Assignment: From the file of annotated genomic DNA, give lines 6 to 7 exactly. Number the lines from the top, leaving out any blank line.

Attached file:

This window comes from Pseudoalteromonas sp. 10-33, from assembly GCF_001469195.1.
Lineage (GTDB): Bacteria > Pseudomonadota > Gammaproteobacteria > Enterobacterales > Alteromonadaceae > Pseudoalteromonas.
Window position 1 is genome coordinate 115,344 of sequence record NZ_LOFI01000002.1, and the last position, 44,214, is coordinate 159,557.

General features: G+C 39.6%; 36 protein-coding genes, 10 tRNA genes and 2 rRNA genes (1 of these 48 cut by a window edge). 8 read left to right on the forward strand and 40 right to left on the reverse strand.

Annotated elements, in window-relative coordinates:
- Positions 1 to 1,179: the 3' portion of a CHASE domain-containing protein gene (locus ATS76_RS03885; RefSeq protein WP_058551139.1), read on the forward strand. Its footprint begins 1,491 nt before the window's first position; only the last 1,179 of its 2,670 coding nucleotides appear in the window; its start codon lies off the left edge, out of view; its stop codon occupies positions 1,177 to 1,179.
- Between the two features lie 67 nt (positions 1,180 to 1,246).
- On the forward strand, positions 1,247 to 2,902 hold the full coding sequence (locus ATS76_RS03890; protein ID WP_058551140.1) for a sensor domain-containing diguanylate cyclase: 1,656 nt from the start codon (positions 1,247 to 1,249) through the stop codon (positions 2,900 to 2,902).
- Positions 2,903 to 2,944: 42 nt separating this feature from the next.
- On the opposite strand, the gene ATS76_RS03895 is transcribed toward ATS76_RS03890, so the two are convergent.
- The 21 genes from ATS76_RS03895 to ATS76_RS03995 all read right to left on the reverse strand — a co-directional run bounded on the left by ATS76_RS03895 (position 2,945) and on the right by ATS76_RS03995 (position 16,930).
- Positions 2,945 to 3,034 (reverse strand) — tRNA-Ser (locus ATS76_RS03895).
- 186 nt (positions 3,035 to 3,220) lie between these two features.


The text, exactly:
- Positions 1 to 1,179: the 3' portion of a CHASE domain-containing protein gene (locus ATS76_RS03885; RefSeq protein WP_058551139.1), read on the forward strand. Its footprint begins 1,491 nt before the window's first position; only the last 1,179 of its 2,670 coding nucleotides appear in the window; its start codon lies off the left edge, out of view; its stop codon occupies positions 1,177 to 1,179.
- Between the two features lie 67 nt (positions 1,180 to 1,246).